This Is How Overeating Damages The Brain, According To A New Study

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When it comes to overeating, many of us worry about weight gain. But a higher number on the scale or too-tight skinny jeans aren't the the only side effect of eating too much. In fact, a new study shows that obesity can damage important regions in the brain, leading to brain damage.

The research, which will be presented at the next annual meeting of the Radiological Society of North America (RSNA), used a technique called diffusion tensor imaging (DTI) to compare the brains of 59 obese adolescents with 61 healthy adolescents. DTI is a new type of MRI technology that tracks the diffusion of water along the brain's white matter, which is the nerve-fiber-rich matter found in the deeper tissues of the brain.

From the University of São Paulo in Brazil, the researchers derived a measure called a fractional anisotropy (FA) from the results, which correlates with the condition of the white matter in each participant's brain. The lower the FA, the more damage there was to the white matter.

When they compared the FA values of all the participants, the results showed lower FA values in obese participants, especially in the corpus callosum, a part of the brain that connects the left and right hemispheres, and the oribitofrontal gyrus, which is in charge of emotional control and the reward circuit.

So what does this damage to the brain mean in practice? As co-author of the study, Pamela Bertolazzi, explained: "Brain changes found in obese adolescents related to important regions responsible for control of appetite, emotions, and cognitive functions."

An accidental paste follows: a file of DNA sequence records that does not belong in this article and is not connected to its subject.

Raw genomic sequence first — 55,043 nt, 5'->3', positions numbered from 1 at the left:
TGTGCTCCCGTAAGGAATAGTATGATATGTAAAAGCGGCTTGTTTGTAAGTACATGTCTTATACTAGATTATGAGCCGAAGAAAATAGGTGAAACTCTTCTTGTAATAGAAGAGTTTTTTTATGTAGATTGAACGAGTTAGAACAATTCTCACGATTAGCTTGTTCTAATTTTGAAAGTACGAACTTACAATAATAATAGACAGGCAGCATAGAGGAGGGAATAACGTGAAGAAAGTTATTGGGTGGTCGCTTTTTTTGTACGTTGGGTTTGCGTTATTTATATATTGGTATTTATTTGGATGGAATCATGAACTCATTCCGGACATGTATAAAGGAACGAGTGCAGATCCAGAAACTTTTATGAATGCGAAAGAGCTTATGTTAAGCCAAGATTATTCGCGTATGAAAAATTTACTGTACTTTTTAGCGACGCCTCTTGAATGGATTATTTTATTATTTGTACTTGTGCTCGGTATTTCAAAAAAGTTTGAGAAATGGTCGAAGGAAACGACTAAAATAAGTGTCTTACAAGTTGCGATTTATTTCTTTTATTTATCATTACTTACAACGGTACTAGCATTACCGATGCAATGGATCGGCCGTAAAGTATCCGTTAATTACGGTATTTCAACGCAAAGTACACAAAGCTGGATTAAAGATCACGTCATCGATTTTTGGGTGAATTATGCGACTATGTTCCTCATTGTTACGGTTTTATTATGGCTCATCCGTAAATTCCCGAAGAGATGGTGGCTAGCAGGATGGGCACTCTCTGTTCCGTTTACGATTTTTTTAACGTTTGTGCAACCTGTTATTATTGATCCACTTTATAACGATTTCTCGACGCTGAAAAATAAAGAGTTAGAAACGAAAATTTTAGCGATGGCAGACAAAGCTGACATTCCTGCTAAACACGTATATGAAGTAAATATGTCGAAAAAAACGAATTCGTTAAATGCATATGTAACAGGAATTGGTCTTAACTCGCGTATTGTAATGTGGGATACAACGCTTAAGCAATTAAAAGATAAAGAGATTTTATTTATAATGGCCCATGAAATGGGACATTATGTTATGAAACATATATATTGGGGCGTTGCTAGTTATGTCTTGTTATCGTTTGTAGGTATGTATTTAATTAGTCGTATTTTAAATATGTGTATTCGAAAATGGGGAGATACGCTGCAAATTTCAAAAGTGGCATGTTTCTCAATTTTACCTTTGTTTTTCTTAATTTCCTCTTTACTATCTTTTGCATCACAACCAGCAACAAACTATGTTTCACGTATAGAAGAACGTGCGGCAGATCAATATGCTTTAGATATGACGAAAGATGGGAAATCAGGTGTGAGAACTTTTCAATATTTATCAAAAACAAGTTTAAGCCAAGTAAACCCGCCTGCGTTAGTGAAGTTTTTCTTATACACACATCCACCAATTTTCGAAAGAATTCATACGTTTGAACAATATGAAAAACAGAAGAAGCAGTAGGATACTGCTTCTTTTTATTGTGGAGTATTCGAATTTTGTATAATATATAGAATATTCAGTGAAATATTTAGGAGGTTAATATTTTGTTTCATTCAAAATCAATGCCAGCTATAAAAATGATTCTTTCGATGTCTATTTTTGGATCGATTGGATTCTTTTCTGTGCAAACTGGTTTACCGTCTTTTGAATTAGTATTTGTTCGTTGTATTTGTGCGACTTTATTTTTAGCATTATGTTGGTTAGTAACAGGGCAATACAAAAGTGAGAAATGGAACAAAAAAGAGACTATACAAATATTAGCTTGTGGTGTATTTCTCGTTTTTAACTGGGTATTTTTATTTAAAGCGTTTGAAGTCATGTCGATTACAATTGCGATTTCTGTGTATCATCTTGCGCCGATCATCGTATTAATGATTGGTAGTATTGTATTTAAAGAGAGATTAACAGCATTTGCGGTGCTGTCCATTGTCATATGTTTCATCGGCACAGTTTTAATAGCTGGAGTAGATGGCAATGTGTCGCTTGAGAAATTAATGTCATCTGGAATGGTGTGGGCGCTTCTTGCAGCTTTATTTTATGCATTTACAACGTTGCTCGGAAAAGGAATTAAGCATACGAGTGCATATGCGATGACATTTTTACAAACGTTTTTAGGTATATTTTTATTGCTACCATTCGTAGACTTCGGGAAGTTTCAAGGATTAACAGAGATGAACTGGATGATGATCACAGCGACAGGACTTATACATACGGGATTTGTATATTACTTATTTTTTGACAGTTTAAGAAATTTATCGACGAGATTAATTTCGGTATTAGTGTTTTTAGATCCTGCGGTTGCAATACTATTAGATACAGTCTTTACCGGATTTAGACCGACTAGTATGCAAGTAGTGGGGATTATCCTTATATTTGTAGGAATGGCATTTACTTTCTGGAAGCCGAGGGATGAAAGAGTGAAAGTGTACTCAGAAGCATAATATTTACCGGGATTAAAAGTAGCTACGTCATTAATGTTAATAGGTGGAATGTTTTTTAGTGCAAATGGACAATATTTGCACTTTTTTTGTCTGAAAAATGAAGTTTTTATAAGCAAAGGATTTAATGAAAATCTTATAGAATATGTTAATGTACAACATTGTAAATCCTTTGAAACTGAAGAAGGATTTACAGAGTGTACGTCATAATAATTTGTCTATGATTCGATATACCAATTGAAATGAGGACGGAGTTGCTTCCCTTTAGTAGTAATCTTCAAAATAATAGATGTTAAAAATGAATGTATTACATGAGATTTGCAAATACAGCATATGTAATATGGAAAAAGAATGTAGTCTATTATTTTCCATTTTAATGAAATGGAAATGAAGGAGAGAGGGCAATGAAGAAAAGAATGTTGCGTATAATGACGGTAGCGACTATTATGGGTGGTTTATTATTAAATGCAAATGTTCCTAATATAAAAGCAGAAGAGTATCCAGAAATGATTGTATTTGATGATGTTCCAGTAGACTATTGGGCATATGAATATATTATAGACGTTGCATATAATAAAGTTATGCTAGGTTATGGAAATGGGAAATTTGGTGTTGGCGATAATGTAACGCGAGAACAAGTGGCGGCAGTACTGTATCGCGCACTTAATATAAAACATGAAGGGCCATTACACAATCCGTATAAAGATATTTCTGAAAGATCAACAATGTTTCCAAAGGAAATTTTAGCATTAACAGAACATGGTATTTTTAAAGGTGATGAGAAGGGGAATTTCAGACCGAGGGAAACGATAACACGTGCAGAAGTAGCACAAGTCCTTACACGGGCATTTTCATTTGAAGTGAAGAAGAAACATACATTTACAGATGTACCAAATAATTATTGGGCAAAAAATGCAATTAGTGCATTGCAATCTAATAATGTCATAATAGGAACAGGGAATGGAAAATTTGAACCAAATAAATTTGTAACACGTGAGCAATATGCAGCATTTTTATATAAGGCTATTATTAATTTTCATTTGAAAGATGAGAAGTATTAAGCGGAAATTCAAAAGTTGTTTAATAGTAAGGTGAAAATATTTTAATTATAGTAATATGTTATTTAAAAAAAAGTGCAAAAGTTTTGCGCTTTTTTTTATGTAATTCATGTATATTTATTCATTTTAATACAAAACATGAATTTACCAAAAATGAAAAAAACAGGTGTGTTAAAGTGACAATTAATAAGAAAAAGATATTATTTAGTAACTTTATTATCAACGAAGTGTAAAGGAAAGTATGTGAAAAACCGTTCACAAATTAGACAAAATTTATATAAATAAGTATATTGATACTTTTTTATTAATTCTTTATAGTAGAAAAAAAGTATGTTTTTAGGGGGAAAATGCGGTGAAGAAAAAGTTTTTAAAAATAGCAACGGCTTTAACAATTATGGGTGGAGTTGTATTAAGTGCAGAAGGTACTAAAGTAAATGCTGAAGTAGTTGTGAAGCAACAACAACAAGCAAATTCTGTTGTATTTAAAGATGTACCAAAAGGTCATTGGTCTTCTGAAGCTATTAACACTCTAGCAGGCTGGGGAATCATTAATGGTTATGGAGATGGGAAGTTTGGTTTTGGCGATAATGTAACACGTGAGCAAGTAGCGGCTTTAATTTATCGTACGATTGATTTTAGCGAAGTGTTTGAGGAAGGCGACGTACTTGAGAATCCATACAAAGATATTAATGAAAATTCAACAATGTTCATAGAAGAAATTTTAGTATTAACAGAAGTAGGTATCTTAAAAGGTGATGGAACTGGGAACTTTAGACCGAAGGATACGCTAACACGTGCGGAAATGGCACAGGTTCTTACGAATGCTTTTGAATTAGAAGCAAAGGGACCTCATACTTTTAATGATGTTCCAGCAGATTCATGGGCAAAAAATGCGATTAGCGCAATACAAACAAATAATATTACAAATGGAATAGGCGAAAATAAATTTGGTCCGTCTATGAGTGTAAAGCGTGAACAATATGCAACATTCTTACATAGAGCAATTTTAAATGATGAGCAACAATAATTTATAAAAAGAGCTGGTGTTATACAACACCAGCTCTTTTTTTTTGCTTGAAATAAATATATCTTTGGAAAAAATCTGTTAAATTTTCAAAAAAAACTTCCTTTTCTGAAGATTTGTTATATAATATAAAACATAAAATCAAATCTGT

The type of damage observed was similar to that caused by inflammatory markers like leptin (a hormone that regulates hunger and fat stores) and increased blood sugar and insulin resistance, which are hallmark factors in diabetes. "Our maps showed a positive correlation between brain changes and hormones such as leptin and insulin," said Bertolazzi, who also pointed out that inflammation is the connecting factor in all these health issues related to obesity. In other words, obesity causes inflammation, which leads to brain damage as well as blood sugar issues, insulin resistance, and leptin resistance.

Next, Bertolazzi's team plans to investigate whether or not this obesity-related brain damage is reversible through dietary and lifestyle changes that promote weight loss.

Until then, maintaining a healthy weight and avoiding over-eating is the best way to protect your brain from this type of damage. Just remember: fad diets and counting calories are not the answer. Instead, turn to one of the healthiest ways to lose weight, according to mindbodygreen's top experts.

Ready to learn more about how to unlock the power of food to heal your body, prevent disease & achieve optimal health? Register now for our FREE web class with nutrition expert Kelly LeVeque.

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